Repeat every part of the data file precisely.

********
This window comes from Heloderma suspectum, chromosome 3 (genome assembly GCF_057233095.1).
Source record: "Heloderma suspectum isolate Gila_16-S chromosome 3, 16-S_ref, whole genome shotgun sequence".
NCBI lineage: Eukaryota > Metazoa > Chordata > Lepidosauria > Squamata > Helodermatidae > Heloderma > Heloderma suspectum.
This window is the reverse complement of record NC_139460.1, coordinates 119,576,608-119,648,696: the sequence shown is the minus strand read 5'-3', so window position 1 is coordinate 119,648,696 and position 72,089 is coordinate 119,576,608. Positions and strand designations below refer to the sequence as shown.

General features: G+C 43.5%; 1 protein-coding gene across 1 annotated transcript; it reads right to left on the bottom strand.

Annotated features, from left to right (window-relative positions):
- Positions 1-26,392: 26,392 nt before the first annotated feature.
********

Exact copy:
This window comes from Heloderma suspectum, chromosome 3 (genome assembly GCF_057233095.1).
Source record: "Heloderma suspectum isolate Gila_16-S chromosome 3, 16-S_ref, whole genome shotgun sequence".
NCBI lineage: Eukaryota > Metazoa > Chordata > Lepidosauria > Squamata > Helodermatidae > Heloderma > Heloderma suspectum.
This window is the reverse complement of record NC_139460.1, coordinates 119,576,608-119,648,696: the sequence shown is the minus strand read 5'-3', so window position 1 is coordinate 119,648,696 and position 72,089 is coordinate 119,576,608. Positions and strand designations below refer to the sequence as shown.

General features: G+C 43.5%; 1 protein-coding gene across 1 annotated transcript; it reads right to left on the bottom strand.

Annotated features, from left to right (window-relative positions):
- Positions 1-26,392: 26,392 nt before the first annotated feature.